18. Booster in test stand
During March the executive order transferring the Saturn
program to NASA became effective.10 Later in the month two of
Saturn's eight first stage engines passed an initial static firing test
of approximately eight seconds' duration. This test was identified as number
SAT-01, the first live firing of the Saturn test booster (SA-T). It occurred
on March 28.11 In a second test (SAT-02), on April 6, four engines
were successfully static fired for seven seconds. All eight engines of
the test booster were successfully fired on April 29 in an eight-second
10. President Dwight D. Eisenhower, Exec. Order 10870,
Mar. 15, 1960.
11. Emme, Aeronautics and Astronautics, 1915-1960,
12. David S. Akens, MSFC Historian, Historical Origins
of Marshall Space Flight Center, Dec. 1960, p. 63.
Meanwhile, NASA reviewed the S-IV proposals received in February.
On April 26 NASA awarded Douglas Aircraft Company a contract to develop
and build the second stage.
On May 17 a second eight-engine static firing of 24 seconds'
duration generated a thrust of 1.3 million pounds. The third successful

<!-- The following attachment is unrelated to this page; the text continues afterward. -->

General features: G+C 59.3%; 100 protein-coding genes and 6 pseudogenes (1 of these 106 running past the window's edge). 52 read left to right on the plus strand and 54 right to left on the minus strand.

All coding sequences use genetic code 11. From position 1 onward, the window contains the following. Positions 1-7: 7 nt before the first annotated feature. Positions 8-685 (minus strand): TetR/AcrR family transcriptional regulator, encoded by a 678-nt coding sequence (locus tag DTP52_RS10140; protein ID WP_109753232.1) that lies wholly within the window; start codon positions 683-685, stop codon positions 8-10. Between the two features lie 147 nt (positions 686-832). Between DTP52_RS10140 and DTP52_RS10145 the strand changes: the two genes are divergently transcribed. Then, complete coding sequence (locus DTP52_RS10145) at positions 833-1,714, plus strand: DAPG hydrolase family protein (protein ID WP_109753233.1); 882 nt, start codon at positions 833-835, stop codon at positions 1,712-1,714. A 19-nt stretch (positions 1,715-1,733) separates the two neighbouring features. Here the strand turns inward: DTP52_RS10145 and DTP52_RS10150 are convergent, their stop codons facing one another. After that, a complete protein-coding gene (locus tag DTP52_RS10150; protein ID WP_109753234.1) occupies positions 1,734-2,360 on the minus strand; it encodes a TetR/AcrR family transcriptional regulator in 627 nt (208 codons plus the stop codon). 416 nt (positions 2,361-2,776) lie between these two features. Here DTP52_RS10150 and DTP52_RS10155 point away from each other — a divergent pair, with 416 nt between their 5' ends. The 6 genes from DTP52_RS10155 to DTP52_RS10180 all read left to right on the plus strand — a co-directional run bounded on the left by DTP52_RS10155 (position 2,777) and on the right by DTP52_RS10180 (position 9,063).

eight-engine firing lasted 35 seconds.13
13. ABMA Historical Office, History of Army Ballistic
Missile Agency: 1 January-30 June 1960.
During May NASA announced that Rocketdyne had been selected
to develop the high-thrust J-2 engine. This engine, of the type defined
by the Silverstein Committee in December 1959, would burn liquid hydrogen-liquid
oxygen. It would be used in an advanced Saturn vehicle.
The first ten Saturn flight vehicles would be numbered
from SA-1 to SA-10. SA-10 would be the prototype of the operational Saturn.
On May 26, 1960, assembly of the booster stage for the
first Saturn flight vehicle began in Huntsville.
On July 1, 1960, the Saturn program was formally transferred
to the George C. Marshall Space Flight Center (MSFC).14 A second
series of static tests had just been successfully completed on the first
stage of Saturn C-1.
14. Morton J. Stoller, Asst. Dir. for Satellite and Sounding
Rocket Programs, NASA, "The U.S. National Aeronautics and Space Administration's
Space Flight Program," Sept. 12, 1960, pp. 4-5.
On July 26 NASA signed a supplemental agreement with Douglas
Aircraft Company covering the second stage. Douglas would design, develop,